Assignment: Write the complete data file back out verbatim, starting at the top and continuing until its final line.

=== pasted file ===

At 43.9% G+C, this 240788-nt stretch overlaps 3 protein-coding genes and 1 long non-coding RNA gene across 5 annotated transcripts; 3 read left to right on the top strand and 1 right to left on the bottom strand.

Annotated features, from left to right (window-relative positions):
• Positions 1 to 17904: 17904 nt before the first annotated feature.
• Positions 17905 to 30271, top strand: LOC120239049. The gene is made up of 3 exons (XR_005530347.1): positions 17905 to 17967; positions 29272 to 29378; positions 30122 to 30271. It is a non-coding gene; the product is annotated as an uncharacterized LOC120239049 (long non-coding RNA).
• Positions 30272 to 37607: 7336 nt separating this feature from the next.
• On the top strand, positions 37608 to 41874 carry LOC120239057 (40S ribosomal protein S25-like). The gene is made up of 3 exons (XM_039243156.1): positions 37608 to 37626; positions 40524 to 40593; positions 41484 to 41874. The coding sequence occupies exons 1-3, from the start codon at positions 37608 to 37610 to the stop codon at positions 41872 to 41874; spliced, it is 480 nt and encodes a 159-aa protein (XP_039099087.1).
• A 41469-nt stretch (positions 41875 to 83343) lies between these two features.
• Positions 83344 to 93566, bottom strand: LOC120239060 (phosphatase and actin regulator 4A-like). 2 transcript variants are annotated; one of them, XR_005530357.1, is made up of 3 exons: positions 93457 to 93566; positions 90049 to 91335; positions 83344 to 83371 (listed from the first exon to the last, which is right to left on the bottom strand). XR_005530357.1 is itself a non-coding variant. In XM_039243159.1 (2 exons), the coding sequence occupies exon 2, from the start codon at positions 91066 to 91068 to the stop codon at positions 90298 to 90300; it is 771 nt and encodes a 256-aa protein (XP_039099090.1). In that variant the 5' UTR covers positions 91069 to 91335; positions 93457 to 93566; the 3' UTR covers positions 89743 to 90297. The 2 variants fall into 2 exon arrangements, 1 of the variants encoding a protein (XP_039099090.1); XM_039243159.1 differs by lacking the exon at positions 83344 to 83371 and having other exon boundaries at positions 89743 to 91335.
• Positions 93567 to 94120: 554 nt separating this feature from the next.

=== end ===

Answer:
At 43.9% G+C, this 240788-nt stretch overlaps 3 protein-coding genes and 1 long non-coding RNA gene across 5 annotated transcripts; 3 read left to right on the top strand and 1 right to left on the bottom strand.

Annotated features, from left to right (window-relative positions):
• Positions 1 to 17904: 17904 nt before the first annotated feature.
• Positions 17905 to 30271, top strand: LOC120239049. The gene is made up of 3 exons (XR_005530347.1): positions 17905 to 17967; positions 29272 to 29378; positions 30122 to 30271. It is a non-coding gene; the product is annotated as an uncharacterized LOC120239049 (long non-coding RNA).
• Positions 30272 to 37607: 7336 nt separating this feature from the next.
• On the top strand, positions 37608 to 41874 carry LOC120239057 (40S ribosomal protein S25-like). The gene is made up of 3 exons (XM_039243156.1): positions 37608 to 37626; positions 40524 to 40593; positions 41484 to 41874. The coding sequence occupies exons 1-3, from the start codon at positions 37608 to 37610 to the stop codon at positions 41872 to 41874; spliced, it is 480 nt and encodes a 159-aa protein (XP_039099087.1).
• A 41469-nt stretch (positions 41875 to 83343) lies between these two features.
• Positions 83344 to 93566, bottom strand: LOC120239060 (phosphatase and actin regulator 4A-like). 2 transcript variants are annotated; one of them, XR_005530357.1, is made up of 3 exons: positions 93457 to 93566; positions 90049 to 91335; positions 83344 to 83371 (listed from the first exon to the last, which is right to left on the bottom strand). XR_005530357.1 is itself a non-coding variant. In XM_039243159.1 (2 exons), the coding sequence occupies exon 2, from the start codon at positions 91066 to 91068 to the stop codon at positions 90298 to 90300; it is 771 nt and encodes a 256-aa protein (XP_039099090.1). In that variant the 5' UTR covers positions 91069 to 91335; positions 93457 to 93566; the 3' UTR covers positions 89743 to 90297. The 2 variants fall into 2 exon arrangements, 1 of the variants encoding a protein (XP_039099090.1); XM_039243159.1 differs by lacking the exon at positions 83344 to 83371 and having other exon boundaries at positions 89743 to 91335.
• Positions 93567 to 94120: 554 nt separating this feature from the next.